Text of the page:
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WindEconomics: Studies put wind and PV ahead of the rest

UNITED STATES: There is now little doubt that onshore wind and utility-scale solar photovoltaics are generally cheaper than the conventional sources of electricity generation -- coal, gas and nuclear.

Photovoltaic generation costs come close to onshore wind in many locations, but two reports this month suggest wind may be slightly cheaper.

Financial advisory firm Lazard published the 11th version of its Levelised Cost of Energy Analysis in November.

Although mainly relevant to the American market, much of the data applies internationally, and it suggests onshore wind is in a strong position. With a weighted average cost of capital of just under 8%, Lazard puts the levelised costs of onshore wind at $41/MWh, slightly lower than utility-scale PV at $43/MWh.

Nuclear going up

Combined-cycle gas-turbine (CCGT) costs are significantly higher at around $55/MWh.

Coal is more expensive again, at $90/MWh, and nuclear is the highest-cost fossil-fuel technology, at $123/MWh.

These figures represent the average of the high and low estimates for levelised costs of energy. Lazard's figure for nuclear is broadly consistent with the contract price for the UK's Hinkley Point C power station that is now being built.

It is interesting to note that wind has moved to being the cheapest technology since last year, when solar PV occupied that position. Both prices have fallen since the 2016 edition, when wind was at $58/MWh and PV at $47/MWh. The figure for nuclear has moved up since 2016, when it was $100/MWh.

The Lazard analysis does not mention tidal, wave energy or hydro, which suggests that the first two are not expected to play a significant role in the near term. The omission of hydro perhaps indicates that further resources in the US may be modest.

The study quotes a range of costs for geothermal ($77-117/MWh) and for solar thermal ($98-181/MWh), neither of which is a challenge to wind.

Neck and neck

Although there is now little doubt that onshore wind can undercut gas and coal in many locations, the differences between onshore wind and photovoltaics are too small to warrant definitive statements about which is the cheaper.

The International Energy Agency's Renewables 2017 analysis of trends in average auction prices suggests that for projects commissioned in 2019 and later, PV will undercut wind. Wind projects to deliver electricity from 2020 come in at $40/MWh, and average PV auction prices are a little over $30/MWh.

The way prices have moved since 2010 has been tabulated in Wikipedia, and the data is shown in the chart (below). The data is sourced from the Annual Energy Outlook of the US Department of Energy's Energy Information Administration (EIA) and in particular illustrates the rapid change in the cost of energy from PV — from $400/MWh in 2010 to $74/MWh in 2017.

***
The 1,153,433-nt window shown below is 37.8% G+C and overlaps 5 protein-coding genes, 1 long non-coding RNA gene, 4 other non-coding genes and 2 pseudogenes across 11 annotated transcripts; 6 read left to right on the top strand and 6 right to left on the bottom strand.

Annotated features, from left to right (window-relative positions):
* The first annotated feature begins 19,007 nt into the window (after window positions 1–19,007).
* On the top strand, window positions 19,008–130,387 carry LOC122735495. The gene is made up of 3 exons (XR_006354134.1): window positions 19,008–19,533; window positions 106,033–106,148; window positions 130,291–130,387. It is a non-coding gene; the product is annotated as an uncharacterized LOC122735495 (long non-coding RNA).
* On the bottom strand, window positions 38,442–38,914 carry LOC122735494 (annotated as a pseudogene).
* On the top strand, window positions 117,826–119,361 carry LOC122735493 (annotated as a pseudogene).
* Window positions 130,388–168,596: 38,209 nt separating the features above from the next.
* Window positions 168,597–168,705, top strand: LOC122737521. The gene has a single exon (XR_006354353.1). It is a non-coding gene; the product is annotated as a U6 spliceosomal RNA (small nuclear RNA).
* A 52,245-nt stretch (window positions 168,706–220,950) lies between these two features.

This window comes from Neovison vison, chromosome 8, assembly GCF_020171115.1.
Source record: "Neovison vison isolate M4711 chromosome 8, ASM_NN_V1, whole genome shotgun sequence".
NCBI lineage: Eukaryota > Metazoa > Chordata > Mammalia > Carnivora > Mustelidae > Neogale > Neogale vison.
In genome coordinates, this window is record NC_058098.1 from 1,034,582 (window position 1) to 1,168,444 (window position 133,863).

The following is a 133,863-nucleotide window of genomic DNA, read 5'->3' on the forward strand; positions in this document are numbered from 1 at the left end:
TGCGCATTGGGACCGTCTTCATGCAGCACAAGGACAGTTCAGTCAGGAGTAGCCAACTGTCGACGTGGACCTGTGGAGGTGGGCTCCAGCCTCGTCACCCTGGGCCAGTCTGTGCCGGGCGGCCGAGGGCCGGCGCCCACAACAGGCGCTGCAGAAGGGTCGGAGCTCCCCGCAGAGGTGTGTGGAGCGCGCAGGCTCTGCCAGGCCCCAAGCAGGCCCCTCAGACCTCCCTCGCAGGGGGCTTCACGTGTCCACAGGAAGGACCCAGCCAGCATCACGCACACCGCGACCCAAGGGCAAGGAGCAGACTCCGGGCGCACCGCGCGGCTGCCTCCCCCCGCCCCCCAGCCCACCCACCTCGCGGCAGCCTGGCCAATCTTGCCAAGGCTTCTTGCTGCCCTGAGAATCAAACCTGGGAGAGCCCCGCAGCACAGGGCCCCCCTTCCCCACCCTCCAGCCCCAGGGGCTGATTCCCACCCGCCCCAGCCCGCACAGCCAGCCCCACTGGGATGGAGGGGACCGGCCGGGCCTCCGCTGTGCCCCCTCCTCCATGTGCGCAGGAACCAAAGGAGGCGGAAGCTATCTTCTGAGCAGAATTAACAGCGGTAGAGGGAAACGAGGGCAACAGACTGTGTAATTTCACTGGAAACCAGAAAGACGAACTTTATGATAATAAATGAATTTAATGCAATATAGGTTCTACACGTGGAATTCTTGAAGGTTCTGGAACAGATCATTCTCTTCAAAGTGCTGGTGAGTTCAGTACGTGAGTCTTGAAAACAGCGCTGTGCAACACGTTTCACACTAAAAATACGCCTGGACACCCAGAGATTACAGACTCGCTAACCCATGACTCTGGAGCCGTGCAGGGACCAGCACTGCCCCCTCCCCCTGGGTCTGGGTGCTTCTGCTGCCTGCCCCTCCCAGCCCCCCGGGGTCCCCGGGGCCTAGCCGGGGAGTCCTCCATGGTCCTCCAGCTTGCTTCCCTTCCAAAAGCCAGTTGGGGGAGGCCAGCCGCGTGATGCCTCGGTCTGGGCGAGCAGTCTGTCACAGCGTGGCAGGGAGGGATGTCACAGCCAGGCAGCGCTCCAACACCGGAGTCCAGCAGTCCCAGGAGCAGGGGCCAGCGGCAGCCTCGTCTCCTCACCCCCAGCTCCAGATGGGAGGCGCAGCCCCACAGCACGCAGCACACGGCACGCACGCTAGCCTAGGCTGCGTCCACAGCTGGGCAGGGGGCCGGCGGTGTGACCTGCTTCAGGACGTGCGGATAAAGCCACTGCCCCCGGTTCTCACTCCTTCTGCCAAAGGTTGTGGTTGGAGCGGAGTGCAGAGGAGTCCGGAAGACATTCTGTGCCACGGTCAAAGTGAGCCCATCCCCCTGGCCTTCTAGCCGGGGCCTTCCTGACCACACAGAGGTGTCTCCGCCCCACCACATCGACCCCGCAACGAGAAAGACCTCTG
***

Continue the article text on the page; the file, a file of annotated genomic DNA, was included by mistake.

US offshore

Since 2011 the cost of offshore wind has also fallen quite substantially. A recent contract price for offshore wind — for 2021 — comes from the Maryland Public Service Commission, which announced in May that it had awarded contracts to two projects, totalling 368MW, (one of 248MW, one of 120MW).

They will receive $132/MWh, commencing in January 2021. The energy price reflects the relative youth of the US offshore market, in comparison to the European one.

The capital costs — $5,544/kW for the larger project, and slightly more for the smaller one - are higher than European estimates, which are in the $2,500-$4,000/kW range, although there are wide variations.

As the American market matures, it is likely that costs will fall further as has been the case in Europe recently. In addition, increased investor confidence will bring down the cost of capital.

AT A GLANCE — THIS MONTH'S REPORT CONCLUSIONS

Lazard's levelised cost of energy analysis - version 11.0, Lazard, November 2017 Evaluates the cost of energy for renewable and conventional generating technologies, includes historic trends and the influence of the cost of capital. Shows onshore wind and solar prices have fallen since last year, with wind being slightly cheaper

International Energy Outlook 2017, Energy Information Administration, US Department of Energy, September 2017 Examines likely trends in world energy and electricity consumption to 2040

Renewables 2017, International Energy Agency, October 2017 Charts renewable energy developments in 2016 and includes projections to 2022. Suggests PV may undercut onshore wind for projects comissioned from 2019

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